Agnes Heller conversó con la Redacción de Areté el 24 de abril de 2003, durante una visita a la Universidad Católica para dictar la Lección Inaugural del Año Académico de la Facultad de Letras y Ciencias Humanas. En la conversación estuvieron presentes los profesores Pepi Patrón, Fidel Tubino y Miguel Giusti.
Although contemporary historical novels share a number of features with the traditional historical novel, as analysed by Lukács (1981), they display a fundamental change in the perception of history, evident in the disappearance of the omniscient narrator, in their choice of significant and representative figures, and scepticism regarding teleology of history or the world-historical role of war and violence. On the one hand, history has become a riddle, and this is reflected in the preference for the form of the detective (...) novel, for which the model is The Name of the Rose (Eco 1983). On the other hand, there is a clear preference for two historical periods: the collapse of the ancient world and the birth of the modern from the Renaissance to the 18th century. (shrink)
In this essay I want to show that while the concept of autonomy can hardly make a meaningful contribution to the understanding of contemporary artworks, the concept of the dignity of artwork can make such a contribution.
The German relationship to the Greeks was central to German self-understanding. It defined German identity culturally through the exclusion of democracy from the idealized image of Greece and through the emphasis on Greek originality that served to devalue the Roman, Latin and Renaissance translations of the Greek heritage. Hostility to the legacy of the Latin spirit, to legal thought and to rationality, reinforced the German rejection of French intellectual and cultural hegemony. These German fictions about the Greeks were closely linked (...) with reflections on modernity, the death of the Christian God and a disenchanted Cartesian universe. They led Nietzsche and Heidegger to more `original' interpretations of the Greeks as the source of German rebirth. (shrink)
This article distinguishes between two constituents of modernity which together stand for the essence of modernity. It also distinguishes between three logics or tendencies in modernity. In pursuit of these aims it concentrates on a single issue, arguing that one cannot understand modernity, particularly not its heterogeneous character, from the viewpoint of the technological imagination (the Heideggerian Gestell) alone. The article interprets modernity as a world that draws on two sources of imagination: the technological and the historical. Most of this (...) article is devoted to discussing these two kinds of imagination, their conflicts, balances, and imbalances within each of the three logics of modernity. The article demonstrates that the balance between the two kinds of imagination is different in each of the three logics, and that the role of the historical imagination is different not only in terms of force and magnitude but also in kind. (shrink)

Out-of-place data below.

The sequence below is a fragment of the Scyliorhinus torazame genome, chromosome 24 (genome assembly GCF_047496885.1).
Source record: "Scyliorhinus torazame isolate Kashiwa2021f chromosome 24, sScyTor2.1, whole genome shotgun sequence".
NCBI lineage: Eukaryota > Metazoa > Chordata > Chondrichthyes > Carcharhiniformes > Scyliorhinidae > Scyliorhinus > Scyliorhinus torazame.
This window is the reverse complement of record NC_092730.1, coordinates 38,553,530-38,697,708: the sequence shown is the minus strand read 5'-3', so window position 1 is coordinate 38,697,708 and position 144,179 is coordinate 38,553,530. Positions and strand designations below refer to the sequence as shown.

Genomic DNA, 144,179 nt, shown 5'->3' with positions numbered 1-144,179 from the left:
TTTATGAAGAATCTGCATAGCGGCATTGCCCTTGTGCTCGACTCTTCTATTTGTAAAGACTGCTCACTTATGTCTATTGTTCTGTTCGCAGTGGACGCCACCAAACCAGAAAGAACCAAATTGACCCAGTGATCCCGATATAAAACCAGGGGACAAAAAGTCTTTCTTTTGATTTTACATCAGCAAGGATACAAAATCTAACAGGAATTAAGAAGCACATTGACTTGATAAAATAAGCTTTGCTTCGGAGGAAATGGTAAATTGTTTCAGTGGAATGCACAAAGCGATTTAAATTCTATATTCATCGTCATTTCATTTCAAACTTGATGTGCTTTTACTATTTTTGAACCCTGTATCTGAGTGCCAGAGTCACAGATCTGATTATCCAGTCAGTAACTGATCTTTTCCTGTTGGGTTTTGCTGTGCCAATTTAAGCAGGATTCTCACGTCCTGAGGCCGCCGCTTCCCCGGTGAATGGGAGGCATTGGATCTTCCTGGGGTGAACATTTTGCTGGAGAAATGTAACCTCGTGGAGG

This essay argues that Popper's work, seen from the vantage point of increasing historical distance, can be viewed as the first attempt to understand the grand narrative as the adjustment of metaphysics to the modern world. When viewed from such a distance enduring questions regarding holism, identity, essentialism, and truth can once again be thrown into relief, together with the pressing issues of the paradox of freedom and sovereignty.
While Shakespeare's historical and political imagination mainly centres on the traditional character of the stranger or exile, The Merchant of Venice and Othello stand out as dramas about a new figure, the absolute stranger. The absolute stranger belongs to a new situation Shakespeare found in cosmopolitan Venice. Through Shylock and Othello, Shakespeare encounters the drama of the outsider's failed assimilation into cosmopolitan life. For Shakespeare, the figure of the absolute stranger is a representative illusion, and these two plays are dramas (...) about the modern world. (shrink)
The author discusses two questions, the relation between liberalism and democracy, and the relation between ethics, morality and law. As to the first question, she argues that neither liberalism nor democracy are merely formal. Roughly spoken, it can be said that liberalism stands for negative liberties, whereas democracy stands for positive ones. She observes a non-contingent tension between the ethos of liberalism (personal freedom) and the ethos of democracy (equality; majority rule). It is the task of morality to maintain and (...) restore the balance between these two kinds of ethos. As to the second question, she is worried about the balance between law (legal regulation), ethics, and morality. On the one hand, abolishing legal regulations would amount to abolishing the freedom of the moderns. On the other hand, the substitution of legal regulations for ethical regulations would lead to a similar result: the end of the freedom of the moderns through the homogenisation of life. In the former case, personal support, charity, magnanimity, and caring would get lost, while in the latter there would be no escape from community pressure towards uniformity. (shrink)